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Iranian Women Cannot Leave the Country Without their Husband’s Permissions


The travel ban and arrest of one woman made headlines around the world last month after a new video surfaced of Princess Latifa in captivity. She was banned from traveling and placed under house arrest by her own father, Dubai’s Sheikh Mohammed bin Rashid Al Maktoum, in 2018.

During the same month, the Iranian national women’s ski team left Tehran for Italy to participate in the FIS Alpine World Ski Championships without its head coach, Samira Zargari, because Zargari’s husband barred her from leaving the country.

What the husband did is completely legal in Iran, and the team’s efforts to challenge his decision were fruitless. Officials involved also sought his permission but to no avail.

The common denominator between the two cases and many more that do not necessarily make headlines is the culture of patriarchy that exists in the region.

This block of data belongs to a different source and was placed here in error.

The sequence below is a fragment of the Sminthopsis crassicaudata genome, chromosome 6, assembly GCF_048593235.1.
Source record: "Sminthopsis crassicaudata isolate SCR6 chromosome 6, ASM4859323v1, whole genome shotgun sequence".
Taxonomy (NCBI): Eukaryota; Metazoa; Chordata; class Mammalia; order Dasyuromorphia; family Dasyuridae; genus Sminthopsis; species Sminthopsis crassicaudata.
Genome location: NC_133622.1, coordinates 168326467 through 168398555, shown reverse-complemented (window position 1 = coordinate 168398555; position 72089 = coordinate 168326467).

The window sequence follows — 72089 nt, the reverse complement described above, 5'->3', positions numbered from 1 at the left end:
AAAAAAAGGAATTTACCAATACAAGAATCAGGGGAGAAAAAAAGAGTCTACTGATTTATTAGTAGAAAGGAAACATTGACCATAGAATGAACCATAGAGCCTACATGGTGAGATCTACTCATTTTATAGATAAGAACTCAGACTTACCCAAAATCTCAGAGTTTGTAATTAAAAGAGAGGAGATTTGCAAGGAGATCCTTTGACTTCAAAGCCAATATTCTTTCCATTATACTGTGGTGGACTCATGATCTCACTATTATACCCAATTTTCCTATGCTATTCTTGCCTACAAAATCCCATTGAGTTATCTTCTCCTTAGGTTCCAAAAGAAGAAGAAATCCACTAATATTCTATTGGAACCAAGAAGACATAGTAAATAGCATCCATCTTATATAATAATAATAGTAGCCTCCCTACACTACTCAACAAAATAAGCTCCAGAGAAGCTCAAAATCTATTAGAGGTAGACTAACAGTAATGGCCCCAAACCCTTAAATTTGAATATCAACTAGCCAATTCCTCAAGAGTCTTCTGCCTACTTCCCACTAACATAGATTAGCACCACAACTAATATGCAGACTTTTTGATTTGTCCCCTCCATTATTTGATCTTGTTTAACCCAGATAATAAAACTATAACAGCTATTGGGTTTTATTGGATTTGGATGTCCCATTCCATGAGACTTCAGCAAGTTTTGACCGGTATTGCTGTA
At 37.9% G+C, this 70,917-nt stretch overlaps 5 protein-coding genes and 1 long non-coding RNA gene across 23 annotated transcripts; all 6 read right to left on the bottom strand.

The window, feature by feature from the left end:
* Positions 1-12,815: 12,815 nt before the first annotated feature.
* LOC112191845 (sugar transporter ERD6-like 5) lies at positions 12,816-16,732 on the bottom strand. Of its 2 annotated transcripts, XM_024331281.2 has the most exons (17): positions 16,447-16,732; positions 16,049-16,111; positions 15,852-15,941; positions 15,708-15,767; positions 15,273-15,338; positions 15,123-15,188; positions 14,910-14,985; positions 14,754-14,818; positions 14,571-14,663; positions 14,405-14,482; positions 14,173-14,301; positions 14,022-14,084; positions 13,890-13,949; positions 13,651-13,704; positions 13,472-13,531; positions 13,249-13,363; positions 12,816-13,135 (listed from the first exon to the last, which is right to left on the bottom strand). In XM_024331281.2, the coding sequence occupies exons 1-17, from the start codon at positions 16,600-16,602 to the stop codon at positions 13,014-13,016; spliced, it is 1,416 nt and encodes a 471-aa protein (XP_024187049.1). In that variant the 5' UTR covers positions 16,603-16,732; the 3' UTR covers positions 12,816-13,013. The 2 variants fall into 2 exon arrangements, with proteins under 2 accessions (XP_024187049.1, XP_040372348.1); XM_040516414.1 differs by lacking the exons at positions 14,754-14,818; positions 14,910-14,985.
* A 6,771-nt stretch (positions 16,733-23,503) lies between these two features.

The law, which is put in place by men, only encourages and enforces discrimination against women.

Using the law to ban women from leaving the country is one of the worst things that can happen in modern Iran.

At a time when women are gaining a prominent presence in the public arena and have even assumed the post of vice president, husbands having this authority no longer has any logical and legal justification.

Imagine if the husband of Masoumeh Ebtekar, the current vice president of Iran for Women and Family Affairs, were to ban his wife from traveling overseas to represent Iran in international conferences. Legally he is permitted to do that.

The fact that he has not used this legal privilege is beside the point. The point is that this is a legal option for men in the first place, which is absurd. Thus, all Iranian women are at risk of being negatively affected both personally and professionally. The men are legally permitted to overstep boundaries and control individuals within the family, particularly the wives who are themselves mature adults — making for toxic family dynamics.

Resource of the story: Al Monitor

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